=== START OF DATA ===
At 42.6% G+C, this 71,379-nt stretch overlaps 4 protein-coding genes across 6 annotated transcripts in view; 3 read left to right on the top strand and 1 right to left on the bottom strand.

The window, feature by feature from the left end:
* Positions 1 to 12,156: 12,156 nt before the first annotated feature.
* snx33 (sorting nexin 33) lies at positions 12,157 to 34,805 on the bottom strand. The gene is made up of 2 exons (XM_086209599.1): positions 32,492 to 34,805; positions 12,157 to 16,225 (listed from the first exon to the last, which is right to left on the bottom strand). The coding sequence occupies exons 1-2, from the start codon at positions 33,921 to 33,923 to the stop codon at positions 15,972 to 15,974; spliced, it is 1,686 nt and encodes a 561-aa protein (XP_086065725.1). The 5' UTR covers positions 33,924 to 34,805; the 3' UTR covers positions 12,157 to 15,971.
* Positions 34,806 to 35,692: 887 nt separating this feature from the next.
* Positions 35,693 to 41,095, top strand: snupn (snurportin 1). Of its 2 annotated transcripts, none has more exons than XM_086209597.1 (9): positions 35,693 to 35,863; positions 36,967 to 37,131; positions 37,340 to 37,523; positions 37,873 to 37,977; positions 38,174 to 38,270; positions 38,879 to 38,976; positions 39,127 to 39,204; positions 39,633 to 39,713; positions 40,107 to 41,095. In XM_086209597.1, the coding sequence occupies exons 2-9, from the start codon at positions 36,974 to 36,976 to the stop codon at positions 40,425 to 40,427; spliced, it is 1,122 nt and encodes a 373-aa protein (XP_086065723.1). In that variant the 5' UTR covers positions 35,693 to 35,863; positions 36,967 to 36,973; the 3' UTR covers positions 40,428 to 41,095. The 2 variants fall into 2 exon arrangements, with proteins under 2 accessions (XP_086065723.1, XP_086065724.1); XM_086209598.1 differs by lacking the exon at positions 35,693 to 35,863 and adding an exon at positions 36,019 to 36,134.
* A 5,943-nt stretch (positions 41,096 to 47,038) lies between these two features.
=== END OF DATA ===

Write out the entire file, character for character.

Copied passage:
At 42.6% G+C, this 71,379-nt stretch overlaps 4 protein-coding genes across 6 annotated transcripts in view; 3 read left to right on the top strand and 1 right to left on the bottom strand.

The window, feature by feature from the left end:
* Positions 1 to 12,156: 12,156 nt before the first annotated feature.
* snx33 (sorting nexin 33) lies at positions 12,157 to 34,805 on the bottom strand. The gene is made up of 2 exons (XM_086209599.1): positions 32,492 to 34,805; positions 12,157 to 16,225 (listed from the first exon to the last, which is right to left on the bottom strand). The coding sequence occupies exons 1-2, from the start codon at positions 33,921 to 33,923 to the stop codon at positions 15,972 to 15,974; spliced, it is 1,686 nt and encodes a 561-aa protein (XP_086065725.1). The 5' UTR covers positions 33,924 to 34,805; the 3' UTR covers positions 12,157 to 15,971.
* Positions 34,806 to 35,692: 887 nt separating this feature from the next.
* Positions 35,693 to 41,095, top strand: snupn (snurportin 1). Of its 2 annotated transcripts, none has more exons than XM_086209597.1 (9): positions 35,693 to 35,863; positions 36,967 to 37,131; positions 37,340 to 37,523; positions 37,873 to 37,977; positions 38,174 to 38,270; positions 38,879 to 38,976; positions 39,127 to 39,204; positions 39,633 to 39,713; positions 40,107 to 41,095. In XM_086209597.1, the coding sequence occupies exons 2-9, from the start codon at positions 36,974 to 36,976 to the stop codon at positions 40,425 to 40,427; spliced, it is 1,122 nt and encodes a 373-aa protein (XP_086065723.1). In that variant the 5' UTR covers positions 35,693 to 35,863; positions 36,967 to 36,973; the 3' UTR covers positions 40,428 to 41,095. The 2 variants fall into 2 exon arrangements, with proteins under 2 accessions (XP_086065723.1, XP_086065724.1); XM_086209598.1 differs by lacking the exon at positions 35,693 to 35,863 and adding an exon at positions 36,019 to 36,134.
* A 5,943-nt stretch (positions 41,096 to 47,038) lies between these two features.